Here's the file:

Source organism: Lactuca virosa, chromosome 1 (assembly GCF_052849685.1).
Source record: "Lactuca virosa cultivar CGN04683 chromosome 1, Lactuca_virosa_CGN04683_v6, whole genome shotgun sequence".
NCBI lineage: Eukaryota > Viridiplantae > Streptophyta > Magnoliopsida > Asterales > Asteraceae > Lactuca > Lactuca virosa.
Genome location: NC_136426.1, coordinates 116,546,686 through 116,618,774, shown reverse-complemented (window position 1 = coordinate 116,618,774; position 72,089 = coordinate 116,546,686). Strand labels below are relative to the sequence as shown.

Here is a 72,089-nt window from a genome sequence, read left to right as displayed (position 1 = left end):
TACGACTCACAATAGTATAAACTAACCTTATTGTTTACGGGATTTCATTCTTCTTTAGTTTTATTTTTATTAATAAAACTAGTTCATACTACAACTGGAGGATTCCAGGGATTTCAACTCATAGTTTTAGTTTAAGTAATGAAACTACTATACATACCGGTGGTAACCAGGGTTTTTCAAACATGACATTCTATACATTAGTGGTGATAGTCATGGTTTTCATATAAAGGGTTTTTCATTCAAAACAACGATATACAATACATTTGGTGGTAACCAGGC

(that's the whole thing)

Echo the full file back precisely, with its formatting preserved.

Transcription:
Source organism: Lactuca virosa, chromosome 1 (assembly GCF_052849685.1).
Source record: "Lactuca virosa cultivar CGN04683 chromosome 1, Lactuca_virosa_CGN04683_v6, whole genome shotgun sequence".
NCBI lineage: Eukaryota > Viridiplantae > Streptophyta > Magnoliopsida > Asterales > Asteraceae > Lactuca > Lactuca virosa.
Genome location: NC_136426.1, coordinates 116,546,686 through 116,618,774, shown reverse-complemented (window position 1 = coordinate 116,618,774; position 72,089 = coordinate 116,546,686). Strand labels below are relative to the sequence as shown.

Here is a 72,089-nt window from a genome sequence, read left to right as displayed (position 1 = left end):
TACGACTCACAATAGTATAAACTAACCTTATTGTTTACGGGATTTCATTCTTCTTTAGTTTTATTTTTATTAATAAAACTAGTTCATACTACAACTGGAGGATTCCAGGGATTTCAACTCATAGTTTTAGTTTAAGTAATGAAACTACTATACATACCGGTGGTAACCAGGGTTTTTCAAACATGACATTCTATACATTAGTGGTGATAGTCATGGTTTTCATATAAAGGGTTTTTCATTCAAAACAACGATATACAATACATTTGGTGGTAACCAGGC